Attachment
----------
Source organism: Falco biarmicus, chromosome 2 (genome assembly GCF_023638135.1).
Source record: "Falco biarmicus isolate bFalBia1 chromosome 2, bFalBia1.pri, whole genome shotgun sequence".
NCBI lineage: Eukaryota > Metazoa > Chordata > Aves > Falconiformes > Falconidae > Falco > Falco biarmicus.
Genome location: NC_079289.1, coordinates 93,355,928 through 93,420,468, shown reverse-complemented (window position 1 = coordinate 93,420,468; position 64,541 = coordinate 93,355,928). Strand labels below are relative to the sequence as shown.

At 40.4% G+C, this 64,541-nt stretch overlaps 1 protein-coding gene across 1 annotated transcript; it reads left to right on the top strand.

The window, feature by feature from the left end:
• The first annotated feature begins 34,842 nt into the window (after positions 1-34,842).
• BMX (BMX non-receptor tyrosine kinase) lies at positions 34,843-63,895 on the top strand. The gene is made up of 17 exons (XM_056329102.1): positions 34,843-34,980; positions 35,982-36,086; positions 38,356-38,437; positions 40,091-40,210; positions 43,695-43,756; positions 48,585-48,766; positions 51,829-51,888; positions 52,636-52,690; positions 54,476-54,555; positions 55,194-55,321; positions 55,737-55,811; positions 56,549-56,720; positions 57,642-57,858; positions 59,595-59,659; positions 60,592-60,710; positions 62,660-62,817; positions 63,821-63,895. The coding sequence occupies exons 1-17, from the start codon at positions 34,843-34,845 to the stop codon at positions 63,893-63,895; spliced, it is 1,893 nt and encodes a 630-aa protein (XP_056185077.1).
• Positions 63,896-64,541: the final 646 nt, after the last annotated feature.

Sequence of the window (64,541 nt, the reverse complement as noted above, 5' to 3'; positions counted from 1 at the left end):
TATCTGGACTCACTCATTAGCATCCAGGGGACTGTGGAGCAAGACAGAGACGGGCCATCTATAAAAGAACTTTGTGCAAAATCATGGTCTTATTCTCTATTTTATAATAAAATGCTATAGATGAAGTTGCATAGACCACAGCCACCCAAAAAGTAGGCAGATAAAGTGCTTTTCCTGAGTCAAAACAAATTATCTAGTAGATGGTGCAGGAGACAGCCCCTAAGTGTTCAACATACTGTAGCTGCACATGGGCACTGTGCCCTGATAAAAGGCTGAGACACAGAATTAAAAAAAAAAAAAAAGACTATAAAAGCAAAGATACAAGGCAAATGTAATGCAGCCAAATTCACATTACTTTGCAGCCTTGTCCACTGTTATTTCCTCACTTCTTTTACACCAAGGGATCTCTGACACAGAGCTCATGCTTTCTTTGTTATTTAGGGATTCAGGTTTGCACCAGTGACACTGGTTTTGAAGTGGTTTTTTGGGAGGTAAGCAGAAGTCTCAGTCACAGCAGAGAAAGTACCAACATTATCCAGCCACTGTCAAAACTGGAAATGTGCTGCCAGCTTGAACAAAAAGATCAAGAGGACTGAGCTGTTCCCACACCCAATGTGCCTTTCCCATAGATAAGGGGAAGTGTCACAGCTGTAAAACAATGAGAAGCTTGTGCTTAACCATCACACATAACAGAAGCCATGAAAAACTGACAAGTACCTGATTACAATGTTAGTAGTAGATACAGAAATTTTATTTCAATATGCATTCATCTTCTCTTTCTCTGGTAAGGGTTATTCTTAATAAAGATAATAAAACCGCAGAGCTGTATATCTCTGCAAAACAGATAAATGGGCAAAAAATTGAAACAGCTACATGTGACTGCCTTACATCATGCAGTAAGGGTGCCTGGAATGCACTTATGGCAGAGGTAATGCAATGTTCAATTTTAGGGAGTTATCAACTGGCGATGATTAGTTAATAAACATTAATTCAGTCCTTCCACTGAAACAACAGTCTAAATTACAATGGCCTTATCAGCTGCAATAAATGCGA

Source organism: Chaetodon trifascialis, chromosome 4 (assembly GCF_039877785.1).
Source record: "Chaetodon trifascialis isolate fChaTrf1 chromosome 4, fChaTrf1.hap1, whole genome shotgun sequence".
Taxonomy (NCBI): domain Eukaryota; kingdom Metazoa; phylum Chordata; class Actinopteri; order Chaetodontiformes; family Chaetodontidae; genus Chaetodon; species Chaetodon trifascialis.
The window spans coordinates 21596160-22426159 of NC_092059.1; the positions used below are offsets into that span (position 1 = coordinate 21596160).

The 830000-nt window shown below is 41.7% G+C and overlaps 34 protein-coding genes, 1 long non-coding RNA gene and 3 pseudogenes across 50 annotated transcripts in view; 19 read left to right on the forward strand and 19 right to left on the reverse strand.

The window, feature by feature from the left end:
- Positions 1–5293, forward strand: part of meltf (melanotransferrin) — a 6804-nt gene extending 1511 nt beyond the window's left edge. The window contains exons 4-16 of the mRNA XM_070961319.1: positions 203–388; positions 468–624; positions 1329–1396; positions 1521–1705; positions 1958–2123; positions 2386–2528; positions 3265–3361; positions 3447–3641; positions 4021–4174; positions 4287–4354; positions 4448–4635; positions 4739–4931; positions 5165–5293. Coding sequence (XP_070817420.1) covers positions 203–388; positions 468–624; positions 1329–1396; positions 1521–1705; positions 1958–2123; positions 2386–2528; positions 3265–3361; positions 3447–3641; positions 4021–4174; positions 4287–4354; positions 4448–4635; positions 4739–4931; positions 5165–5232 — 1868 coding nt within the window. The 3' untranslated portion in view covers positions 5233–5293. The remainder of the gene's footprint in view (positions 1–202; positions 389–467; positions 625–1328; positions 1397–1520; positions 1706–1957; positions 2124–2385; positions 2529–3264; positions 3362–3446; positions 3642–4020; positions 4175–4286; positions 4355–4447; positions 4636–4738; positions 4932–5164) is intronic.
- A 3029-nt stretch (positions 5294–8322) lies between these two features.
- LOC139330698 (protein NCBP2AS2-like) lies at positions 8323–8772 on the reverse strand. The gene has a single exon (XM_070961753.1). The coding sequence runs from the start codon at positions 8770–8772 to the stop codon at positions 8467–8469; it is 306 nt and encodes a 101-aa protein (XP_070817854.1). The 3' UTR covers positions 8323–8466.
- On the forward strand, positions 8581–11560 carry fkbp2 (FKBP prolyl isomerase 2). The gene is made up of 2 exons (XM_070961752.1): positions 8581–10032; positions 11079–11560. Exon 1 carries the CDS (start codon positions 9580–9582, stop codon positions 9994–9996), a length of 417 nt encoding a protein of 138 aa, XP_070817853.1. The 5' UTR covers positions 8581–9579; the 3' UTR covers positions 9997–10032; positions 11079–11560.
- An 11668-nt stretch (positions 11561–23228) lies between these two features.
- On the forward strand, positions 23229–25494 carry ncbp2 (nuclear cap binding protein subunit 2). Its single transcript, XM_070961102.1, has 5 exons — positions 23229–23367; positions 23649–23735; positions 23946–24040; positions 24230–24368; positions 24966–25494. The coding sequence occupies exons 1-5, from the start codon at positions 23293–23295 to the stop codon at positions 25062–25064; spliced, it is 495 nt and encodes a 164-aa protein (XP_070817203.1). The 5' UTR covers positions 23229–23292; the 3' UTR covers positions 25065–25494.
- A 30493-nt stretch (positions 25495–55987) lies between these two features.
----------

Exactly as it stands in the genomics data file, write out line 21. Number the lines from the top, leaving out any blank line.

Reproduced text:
- On the forward strand, positions 8581–11560 carry fkbp2 (FKBP prolyl isomerase 2). The gene is made up of 2 exons (XM_070961752.1): positions 8581–10032; positions 11079–11560. Exon 1 carries the CDS (start codon positions 9580–9582, stop codon positions 9994–9996), a length of 417 nt encoding a protein of 138 aa, XP_070817853.1. The 5' UTR covers positions 8581–9579; the 3' UTR covers positions 9997–10032; positions 11079–11560.